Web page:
Okay, here’s another one! But it’s a doozy. It’s the most important one I live by. It ensures that you don’t get bogged down by habit, custom, dogma, ignorance, or just plain laziness.
If someone ever says, “but that’s the way I/we always do it,” or “that’s what the policy says,” or even “I read a good paper/chapter on this,” take it with a really big grain of salt. Or a salt lick (if you know what that is; otherwise look it up).
And here’s a corollary:
Don’t believe everything you think!
Consider that one for a minute.
Bottom line: It’s up to you to decide what is right for your patients. Others may not have done the leg-work and may not be as knowledgeable as you think. Always check the facts!
All trauma professionals need to keep up with the current thinking in their field. There are a variety of ways to do this, including lectures, courses, online curricula, meetings, and reading journal articles.
The last method requires a bit of skill and patience. Many research papers are dry, long, and hard to read. Quite a few people do not have the patience to wade through them, and get lost in all the details. The natural tendency is to just read the abstract. It’s quick, easy, and the conclusion is right there, right?
Read the entire paper!
Unfortunately, there is a lot of opportunity for mayhem when reading scientific papers. The title might not match up with the conclusions. The conclusions may not fully agree with the data. And the abstract generally does not give enough information to draw a conclusion. You must read the entire thing and think critically about it!
Bottom line: Yes, it takes practice. But you will find that it gets easier over time. And you will be surprised at how many times the abstract actually says the opposite of what was outlined in the body of the paper.
Healthcare is a complex affair, and sometimes things don’t go entirely as planned. Occasionally, an elective OR may not be available the next day. This is especially true now in the COVID age with hospitals decreasing their OR capabilities. Or it may take longer than usual to medically clear a frail patient for surgery. But here is something to keep at top of mind:
Your patient is at their healthiest as they roll in through the emergency department door
Yes, major trauma patients are sick, but they are going to get sicker over the next few hours to days. No matter how bad they look now, they will tolerate more at the time you first see them than they will tomorrow.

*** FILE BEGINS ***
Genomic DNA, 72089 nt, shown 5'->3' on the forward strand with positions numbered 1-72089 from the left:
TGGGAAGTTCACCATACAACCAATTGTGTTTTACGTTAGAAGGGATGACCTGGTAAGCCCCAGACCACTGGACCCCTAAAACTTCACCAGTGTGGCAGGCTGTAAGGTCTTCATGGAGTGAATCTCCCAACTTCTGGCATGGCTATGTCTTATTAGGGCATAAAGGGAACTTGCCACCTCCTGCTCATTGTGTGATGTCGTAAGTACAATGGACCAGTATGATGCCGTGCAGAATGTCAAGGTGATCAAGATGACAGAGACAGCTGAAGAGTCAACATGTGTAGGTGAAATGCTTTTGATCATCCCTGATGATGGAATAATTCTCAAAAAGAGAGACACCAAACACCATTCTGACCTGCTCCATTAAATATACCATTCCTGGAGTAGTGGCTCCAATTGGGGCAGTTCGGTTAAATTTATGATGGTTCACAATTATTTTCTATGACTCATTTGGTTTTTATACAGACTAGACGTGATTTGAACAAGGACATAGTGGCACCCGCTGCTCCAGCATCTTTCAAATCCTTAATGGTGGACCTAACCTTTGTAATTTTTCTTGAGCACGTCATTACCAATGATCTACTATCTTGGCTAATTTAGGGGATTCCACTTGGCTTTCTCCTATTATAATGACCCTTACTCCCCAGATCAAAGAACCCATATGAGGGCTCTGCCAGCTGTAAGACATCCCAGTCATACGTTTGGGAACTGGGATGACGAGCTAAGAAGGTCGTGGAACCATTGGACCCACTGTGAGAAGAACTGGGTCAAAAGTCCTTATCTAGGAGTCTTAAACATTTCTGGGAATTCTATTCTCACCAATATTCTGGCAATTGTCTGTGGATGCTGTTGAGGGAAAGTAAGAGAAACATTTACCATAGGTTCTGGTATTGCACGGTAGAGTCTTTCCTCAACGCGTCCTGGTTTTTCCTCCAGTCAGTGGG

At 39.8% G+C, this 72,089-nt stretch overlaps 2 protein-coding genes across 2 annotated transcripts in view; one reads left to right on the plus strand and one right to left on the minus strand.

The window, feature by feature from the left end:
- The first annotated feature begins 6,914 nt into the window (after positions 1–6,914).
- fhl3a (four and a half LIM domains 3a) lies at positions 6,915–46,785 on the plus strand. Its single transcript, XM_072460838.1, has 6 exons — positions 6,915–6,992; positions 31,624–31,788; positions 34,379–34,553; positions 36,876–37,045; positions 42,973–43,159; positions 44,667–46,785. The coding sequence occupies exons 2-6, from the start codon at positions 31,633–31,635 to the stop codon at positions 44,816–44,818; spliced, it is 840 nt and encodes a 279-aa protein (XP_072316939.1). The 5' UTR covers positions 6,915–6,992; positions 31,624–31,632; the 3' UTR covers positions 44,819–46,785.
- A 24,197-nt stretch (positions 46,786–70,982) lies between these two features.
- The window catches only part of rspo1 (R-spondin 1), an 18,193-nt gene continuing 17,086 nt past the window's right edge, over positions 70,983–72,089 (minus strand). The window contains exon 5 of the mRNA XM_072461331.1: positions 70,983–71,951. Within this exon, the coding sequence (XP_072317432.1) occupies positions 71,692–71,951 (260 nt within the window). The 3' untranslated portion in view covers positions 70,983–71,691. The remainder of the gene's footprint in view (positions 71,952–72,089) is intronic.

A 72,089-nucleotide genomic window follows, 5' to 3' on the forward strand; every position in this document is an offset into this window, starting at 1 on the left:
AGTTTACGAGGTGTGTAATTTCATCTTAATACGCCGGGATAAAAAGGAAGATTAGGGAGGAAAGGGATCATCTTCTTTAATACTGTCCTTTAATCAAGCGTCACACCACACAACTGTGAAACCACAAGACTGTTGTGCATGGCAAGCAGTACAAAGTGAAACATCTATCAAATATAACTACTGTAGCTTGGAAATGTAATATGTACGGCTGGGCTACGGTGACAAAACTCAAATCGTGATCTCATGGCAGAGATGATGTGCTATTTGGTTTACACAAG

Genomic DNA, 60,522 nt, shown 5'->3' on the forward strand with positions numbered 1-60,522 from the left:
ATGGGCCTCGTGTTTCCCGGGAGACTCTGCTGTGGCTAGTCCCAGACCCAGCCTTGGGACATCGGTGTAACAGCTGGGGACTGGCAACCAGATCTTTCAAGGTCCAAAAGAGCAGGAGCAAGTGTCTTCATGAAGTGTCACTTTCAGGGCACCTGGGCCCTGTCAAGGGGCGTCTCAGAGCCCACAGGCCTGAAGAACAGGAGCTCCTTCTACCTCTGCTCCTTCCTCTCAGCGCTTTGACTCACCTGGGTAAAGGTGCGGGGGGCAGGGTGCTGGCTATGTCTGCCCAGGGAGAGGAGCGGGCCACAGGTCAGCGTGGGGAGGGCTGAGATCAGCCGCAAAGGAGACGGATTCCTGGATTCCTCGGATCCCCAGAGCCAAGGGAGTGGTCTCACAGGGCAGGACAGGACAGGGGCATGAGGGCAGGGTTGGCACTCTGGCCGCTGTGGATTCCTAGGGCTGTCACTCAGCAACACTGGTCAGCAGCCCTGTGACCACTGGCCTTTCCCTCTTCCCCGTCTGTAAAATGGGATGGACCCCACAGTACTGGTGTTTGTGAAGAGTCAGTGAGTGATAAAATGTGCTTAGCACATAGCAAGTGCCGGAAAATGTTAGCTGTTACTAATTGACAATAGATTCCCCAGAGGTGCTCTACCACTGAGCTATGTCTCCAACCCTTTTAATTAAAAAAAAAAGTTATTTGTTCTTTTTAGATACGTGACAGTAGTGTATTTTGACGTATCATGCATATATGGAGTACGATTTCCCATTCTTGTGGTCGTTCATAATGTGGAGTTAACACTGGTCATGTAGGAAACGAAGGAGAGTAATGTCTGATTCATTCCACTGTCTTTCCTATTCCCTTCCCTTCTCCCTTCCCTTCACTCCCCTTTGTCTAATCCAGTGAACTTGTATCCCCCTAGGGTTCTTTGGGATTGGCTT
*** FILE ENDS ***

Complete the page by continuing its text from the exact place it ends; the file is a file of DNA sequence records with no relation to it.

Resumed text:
Too often, we look at them and delay because “they are too sick to operate.” This is usually not the case.
Bottom line: Move quickly, get surgical clearances done promptly, and perform all interventions (especially major surgery) early before your trauma patient gets really sick!
Here’s another one. I’ve seen the clinical problems and poor outcomes that can arise from ignoring it many times over the years.
You’ve ordered a CT or a conventional x-ray image. The result comes back in your EMR. You take a quick glance at the summary at the bottom of the report. No abnormal findings are listed. So now, in your own mind and in any sign-outs that you provide, the image is normal.
Here’s the rub. Saying something is not abnormal doesn’t necessarily mean that it’s normal. Hence the sixth law:
Always look at the image yourself.
Sometimes, the radiologist misses key findings on the image. Sometimes they see them and make a note of them in the body of the report. But they don’t get the clinical significance and don’t mention it in the summary (which is the only thing you looked at, remember?).
Bottom line: Always make a point to pull up the actual images and take a look. You have the full clinical picture, so you may appreciate findings that the radiologist may not. Sure, you may not have much experience or skill reading more sophisticated studies, but how do you think you develop that? Read it yourself!
The next Trauma MedEd newsletter is coming soon! It is a continuation of my COVID and Trauma Professionals series.
COVID has turned our usual teaching model on its head. There are now limits on group size and time together, mask requirements, and disinfection requirements, to name a few. All of these serve to make providing an in-person, physical contact course very difficult.
We recently produced our first ATLS course at the Regions Hospital EMS Education offices. There were many hoops to jump through and several changes that were required. But it turned out to be a great success.
In the next Trauma MedEd Newsletter, I will share the details of how we did it. Hopefully this information will help your center successfully continue to produce this valuable and sought-after course.
Existing subscribers will receive automatically later this week. It will be published on my trauma performance improvement website, TraumaMedEd.com, at the same time. All others will be able to find it on this blog next week. So subscribe now by clicking this link right away to sign up and/or download back issues.
Tomorrow, back to the Laws of Trauma!